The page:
So, these wise guys, see, you’ve got a difference of opinion. On one side you’ve got Anthony Pastrumo, Sr., “one of the five big bosses of the Mafia gangsters in New York.” He’s known as “‘Baccala’ by his friends and associates, all of whom share a common feeling toward Baccala. They are scared to death of him.” But not Kid Sally. He’s on the other side, see. “For some time Kid Sally Palumbo and his group have wanted to get their hands on a major revenue-producing enterprise.” But “Baccala was of the opinion that Kid Sally Palumbo couldn’t run a gas station at a profit even if he stole the customers’ cars.” So, Baccala decides to shut the kid up. He orders up a six-day bike race for Kid Sally to run and tells him he can take the profits from all the gambling. Everybody knows Italians love bike races, right? So, what could possibly go wrong? Well, of course, just about everything in the late Jimmy Breslin’s riotous tale of the cosa nostra in Vietnam-era New York, The Gang That Couldn’t Shoot Straight, a classic novel about the Mafia.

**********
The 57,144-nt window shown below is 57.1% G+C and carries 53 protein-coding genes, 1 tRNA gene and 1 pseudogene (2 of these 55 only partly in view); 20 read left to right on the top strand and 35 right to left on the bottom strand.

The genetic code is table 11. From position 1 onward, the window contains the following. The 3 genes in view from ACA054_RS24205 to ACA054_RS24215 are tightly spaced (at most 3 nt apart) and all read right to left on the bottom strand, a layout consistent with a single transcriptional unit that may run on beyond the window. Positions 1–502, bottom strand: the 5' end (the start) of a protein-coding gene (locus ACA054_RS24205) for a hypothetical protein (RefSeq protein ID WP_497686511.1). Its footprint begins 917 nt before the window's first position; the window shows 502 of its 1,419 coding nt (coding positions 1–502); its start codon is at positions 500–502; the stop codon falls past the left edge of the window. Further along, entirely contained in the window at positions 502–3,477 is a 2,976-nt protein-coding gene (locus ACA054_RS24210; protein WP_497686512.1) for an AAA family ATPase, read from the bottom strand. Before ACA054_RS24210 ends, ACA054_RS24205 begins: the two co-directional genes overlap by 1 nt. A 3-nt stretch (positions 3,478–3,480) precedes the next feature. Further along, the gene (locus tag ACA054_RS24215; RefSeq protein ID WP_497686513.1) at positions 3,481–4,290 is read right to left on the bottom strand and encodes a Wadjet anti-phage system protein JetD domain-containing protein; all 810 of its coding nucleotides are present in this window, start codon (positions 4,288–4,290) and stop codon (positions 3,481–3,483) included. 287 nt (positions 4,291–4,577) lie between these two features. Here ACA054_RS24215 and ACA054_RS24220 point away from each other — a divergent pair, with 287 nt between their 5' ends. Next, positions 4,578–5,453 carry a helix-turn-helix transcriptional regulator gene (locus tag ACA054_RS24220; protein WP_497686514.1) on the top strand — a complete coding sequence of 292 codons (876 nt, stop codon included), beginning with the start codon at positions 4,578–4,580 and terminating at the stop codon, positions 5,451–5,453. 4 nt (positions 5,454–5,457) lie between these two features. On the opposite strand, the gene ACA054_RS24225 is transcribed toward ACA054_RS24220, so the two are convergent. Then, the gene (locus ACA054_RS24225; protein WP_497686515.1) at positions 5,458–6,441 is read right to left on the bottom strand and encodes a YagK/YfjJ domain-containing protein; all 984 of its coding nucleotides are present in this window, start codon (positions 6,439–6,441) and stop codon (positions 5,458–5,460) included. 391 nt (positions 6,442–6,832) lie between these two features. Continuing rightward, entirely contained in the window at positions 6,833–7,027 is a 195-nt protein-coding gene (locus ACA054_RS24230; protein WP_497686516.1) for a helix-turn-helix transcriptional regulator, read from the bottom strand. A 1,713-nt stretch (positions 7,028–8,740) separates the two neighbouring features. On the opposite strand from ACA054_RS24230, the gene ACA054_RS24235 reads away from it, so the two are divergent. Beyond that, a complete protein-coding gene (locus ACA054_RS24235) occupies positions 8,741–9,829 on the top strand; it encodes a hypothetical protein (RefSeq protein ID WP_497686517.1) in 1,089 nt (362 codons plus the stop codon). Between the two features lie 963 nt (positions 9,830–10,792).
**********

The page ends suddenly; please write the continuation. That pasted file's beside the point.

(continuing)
The Gang That Couldn’t Shoot Straight by Jimmy Breslin (1969) 249 pages @@@@ (4 out of 5)
Now, don’t get the impression that Jimmy Breslin had a low opinion only of the Mafia. The police don’t come off any better. “The only thing not for sale in the 91st Precinct is the captain’s bowling trophy.” And the mayor (John Lindsay at the time)? Fuhgeddabouddit!
Breslin’s comic style is hard to resist. For example, how could you not laugh at this: “Raymond the Wolf passed away in his sleep one night from natural causes; his heart stopped beating when the three men who slipped into his bedroom stuck knives in it.” Or this: “Baccala’s office in Brooklyn is in a building which is listed as the home of the Lancer Trucking Company. There is no trucking company. If Baccala wants a trucking company, he will steal one from a Jew.” No? Okay, I tried.
About the author
Jimmy Breslin (1928-2017) wrote a widely-read column for various New York newspapers, including Newsday and the Daily News. His columns won him the Pulitzer Prize for Commentary in 1986. Breslin’s classic novel about the Mafia was just one of the dozens of books he wrote. On several occasions during his long career, his writing caused an uproar and earned Breslin a reputation as pugnacious, sexist, and racist.
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